Q: Why did you decide to record, produce, mix and play everything by yourself?
A: I’ve always done a lot of things on my records by myself. I should point out Ric Menck, a long-time friend and drummer of mine, both live and on record, is playing the drums on this album. I couldn’t do the drums. I’m not physically anywhere in the category with Ric to do that myself. Maybe someday. I had it in my head to try and play lead guitar on the album. I’ve never done that before. To me that is the biggest difference.
Q: Was that daunting?
A: I didn’t know what it would be like or if I could even do it. Then when I got into it I had a lot of fun and it felt like it kind of worked. I wasn’t sure what other people would think. I feel like I accomplished the thing and now I can play lead whenever I want to.
Q: Your solos on his album remind me of some of the solos by past collaborators like Richard Lloyd.
A: I have definitely been influenced by the guitar players I have worked with in the past. Particularly Richard Lloyd.
I think it is the way he attacks playing lead guitar. That is something that really got ingrained in my mind. I never learned to play guitar from him. I wish that I had.
Q: Was this the easiest record you’ve ever made?
A: I don’t think of records as hard to make generally. Making this one was pretty easy. The hardest thing about making a record is getting over being self-critical. And just letting the album flow and come out.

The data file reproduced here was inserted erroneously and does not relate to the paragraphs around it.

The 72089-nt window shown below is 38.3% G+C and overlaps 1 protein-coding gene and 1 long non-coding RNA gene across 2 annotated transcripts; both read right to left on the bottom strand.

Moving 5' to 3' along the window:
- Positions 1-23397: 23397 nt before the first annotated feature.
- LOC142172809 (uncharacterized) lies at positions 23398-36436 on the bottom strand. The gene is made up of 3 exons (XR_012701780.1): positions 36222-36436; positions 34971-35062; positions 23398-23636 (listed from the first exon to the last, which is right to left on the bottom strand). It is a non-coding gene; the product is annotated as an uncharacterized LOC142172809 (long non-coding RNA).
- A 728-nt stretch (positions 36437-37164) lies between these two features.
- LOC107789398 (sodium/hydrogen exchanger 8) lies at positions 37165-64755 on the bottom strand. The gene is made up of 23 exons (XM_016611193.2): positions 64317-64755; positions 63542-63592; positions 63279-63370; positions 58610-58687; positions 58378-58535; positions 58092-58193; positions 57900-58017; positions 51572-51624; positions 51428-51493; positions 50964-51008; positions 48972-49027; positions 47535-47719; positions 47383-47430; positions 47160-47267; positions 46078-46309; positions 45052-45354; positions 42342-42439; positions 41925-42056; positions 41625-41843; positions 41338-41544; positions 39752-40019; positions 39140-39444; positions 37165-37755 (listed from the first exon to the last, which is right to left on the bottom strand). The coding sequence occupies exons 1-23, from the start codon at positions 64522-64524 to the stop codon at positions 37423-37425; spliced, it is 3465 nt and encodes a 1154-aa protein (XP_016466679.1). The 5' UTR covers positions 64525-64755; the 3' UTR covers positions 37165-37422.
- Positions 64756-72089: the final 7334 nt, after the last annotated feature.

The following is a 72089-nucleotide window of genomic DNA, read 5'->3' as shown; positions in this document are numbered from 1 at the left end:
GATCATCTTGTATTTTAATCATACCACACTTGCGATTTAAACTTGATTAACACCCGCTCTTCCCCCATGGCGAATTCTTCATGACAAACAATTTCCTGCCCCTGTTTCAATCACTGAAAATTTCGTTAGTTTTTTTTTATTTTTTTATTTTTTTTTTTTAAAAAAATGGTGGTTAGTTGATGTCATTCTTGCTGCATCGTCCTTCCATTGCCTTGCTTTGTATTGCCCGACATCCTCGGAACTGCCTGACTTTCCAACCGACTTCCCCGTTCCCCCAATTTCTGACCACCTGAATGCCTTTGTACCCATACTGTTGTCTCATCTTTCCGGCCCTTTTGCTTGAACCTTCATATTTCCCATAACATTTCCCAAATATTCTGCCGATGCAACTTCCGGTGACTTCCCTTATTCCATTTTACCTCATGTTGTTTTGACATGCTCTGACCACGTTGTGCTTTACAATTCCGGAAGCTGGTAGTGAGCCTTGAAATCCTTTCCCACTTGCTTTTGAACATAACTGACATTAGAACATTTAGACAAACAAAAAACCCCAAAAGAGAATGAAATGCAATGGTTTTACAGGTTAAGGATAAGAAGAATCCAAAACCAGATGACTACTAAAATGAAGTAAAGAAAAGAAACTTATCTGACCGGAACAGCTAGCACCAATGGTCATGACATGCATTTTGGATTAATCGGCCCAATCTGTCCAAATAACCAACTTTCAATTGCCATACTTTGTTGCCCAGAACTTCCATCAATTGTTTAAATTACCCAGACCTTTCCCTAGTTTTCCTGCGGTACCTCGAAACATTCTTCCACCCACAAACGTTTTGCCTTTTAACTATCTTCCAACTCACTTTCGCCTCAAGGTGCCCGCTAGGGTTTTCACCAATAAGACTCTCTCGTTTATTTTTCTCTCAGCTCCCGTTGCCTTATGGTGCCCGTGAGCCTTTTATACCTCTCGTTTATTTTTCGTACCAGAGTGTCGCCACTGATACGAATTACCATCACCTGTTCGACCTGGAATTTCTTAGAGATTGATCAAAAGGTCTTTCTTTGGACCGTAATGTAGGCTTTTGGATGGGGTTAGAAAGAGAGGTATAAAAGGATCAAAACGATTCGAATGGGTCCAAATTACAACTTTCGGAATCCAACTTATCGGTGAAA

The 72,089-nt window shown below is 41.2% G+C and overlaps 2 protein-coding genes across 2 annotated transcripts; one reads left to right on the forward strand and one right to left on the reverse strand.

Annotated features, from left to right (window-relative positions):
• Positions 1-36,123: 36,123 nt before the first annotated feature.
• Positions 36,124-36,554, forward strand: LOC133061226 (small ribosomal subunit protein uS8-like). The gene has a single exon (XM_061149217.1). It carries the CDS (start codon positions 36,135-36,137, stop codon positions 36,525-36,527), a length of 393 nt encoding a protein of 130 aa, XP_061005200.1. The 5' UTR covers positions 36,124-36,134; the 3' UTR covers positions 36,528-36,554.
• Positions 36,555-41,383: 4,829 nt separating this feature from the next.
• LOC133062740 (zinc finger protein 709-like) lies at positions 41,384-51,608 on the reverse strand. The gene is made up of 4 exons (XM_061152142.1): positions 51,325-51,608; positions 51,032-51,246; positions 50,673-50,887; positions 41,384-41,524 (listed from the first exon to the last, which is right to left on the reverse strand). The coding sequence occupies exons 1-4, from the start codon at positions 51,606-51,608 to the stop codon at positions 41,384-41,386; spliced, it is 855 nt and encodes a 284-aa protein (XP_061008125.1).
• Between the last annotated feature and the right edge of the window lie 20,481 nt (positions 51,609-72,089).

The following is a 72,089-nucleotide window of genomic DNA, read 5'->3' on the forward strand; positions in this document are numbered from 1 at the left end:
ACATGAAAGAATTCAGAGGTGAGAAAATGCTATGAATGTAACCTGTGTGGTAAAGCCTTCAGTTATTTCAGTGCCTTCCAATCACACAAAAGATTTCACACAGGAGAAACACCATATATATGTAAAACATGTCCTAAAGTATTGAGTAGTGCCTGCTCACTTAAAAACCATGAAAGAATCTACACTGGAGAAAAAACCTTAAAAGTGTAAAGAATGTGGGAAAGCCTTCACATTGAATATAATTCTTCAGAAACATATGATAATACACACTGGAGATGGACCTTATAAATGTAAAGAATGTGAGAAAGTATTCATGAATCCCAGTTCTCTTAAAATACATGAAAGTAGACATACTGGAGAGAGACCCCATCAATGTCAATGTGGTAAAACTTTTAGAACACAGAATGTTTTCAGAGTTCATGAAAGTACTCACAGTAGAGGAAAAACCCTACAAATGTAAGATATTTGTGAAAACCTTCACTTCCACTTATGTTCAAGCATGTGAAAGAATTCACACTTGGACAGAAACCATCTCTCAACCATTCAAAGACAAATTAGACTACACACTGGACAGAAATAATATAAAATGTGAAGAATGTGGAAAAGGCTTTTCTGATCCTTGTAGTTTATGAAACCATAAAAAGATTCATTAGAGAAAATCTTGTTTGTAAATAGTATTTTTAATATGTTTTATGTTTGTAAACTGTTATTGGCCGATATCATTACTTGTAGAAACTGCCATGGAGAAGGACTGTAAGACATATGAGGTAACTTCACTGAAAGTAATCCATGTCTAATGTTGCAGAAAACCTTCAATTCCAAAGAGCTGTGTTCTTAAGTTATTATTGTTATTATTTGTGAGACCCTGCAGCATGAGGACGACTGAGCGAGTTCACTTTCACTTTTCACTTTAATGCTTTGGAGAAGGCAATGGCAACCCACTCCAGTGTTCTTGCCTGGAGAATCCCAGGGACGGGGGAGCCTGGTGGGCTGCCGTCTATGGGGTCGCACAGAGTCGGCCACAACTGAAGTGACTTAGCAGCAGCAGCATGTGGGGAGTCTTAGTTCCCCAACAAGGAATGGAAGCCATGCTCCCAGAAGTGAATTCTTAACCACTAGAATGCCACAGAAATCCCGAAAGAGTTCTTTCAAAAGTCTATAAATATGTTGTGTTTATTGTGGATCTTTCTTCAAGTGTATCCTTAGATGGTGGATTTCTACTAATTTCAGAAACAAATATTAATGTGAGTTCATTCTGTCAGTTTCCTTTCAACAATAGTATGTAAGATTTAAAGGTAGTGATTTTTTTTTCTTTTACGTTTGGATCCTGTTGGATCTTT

Q: You used a Hofner Bass on all tracks. What is it about that bass that makes it your go to?
A: It has sort of a punky sound and a low frequency kind of effect. You can make it pretty loud and it still sounds good up loud. It has flat round strings on it that give it a late 50’s and early 60’s retro sound.
Q: This is your 15th album. Do you ever go back and listen to your old albums for inspiration?
A: Very rarely have I gone back to listen to things. Really only if I’m forced to. If I’m somewhere and something of mine is playing and I can’t run out to avoid it.
Q: You made 3 great records of covers with Susanna Hoffs of The Bangles, are there any plans for an “Under The Covers” Volume 4?
A: I am able to say yes. We have been talking about doing an album of nineties songs. I need to talk to Susanna about it a little more seriously. Maybe we will run a crowd sourcing or something to pay for it. I think that a new album is going to happen. I know Susanna wants to do it. And I want to do it.
Mathew Sweet’s new album: “Catspaw” is available now wherever you get music. “Challenge The Gods” is a selection from that album encouraging the listener to take risks, and ‘rise above.’
Keith Valcourt is a Los Angeles based music and entertainment writer. He has interviewed thousands of celebrities in the worlds of music, film, TV and comedy for dozens of outlets including: L.A. Times, Washington Times, LFP Publishing, ChelseaCommunityNews.com, RetroRoadMap.com LaArtsOnline and more. Much More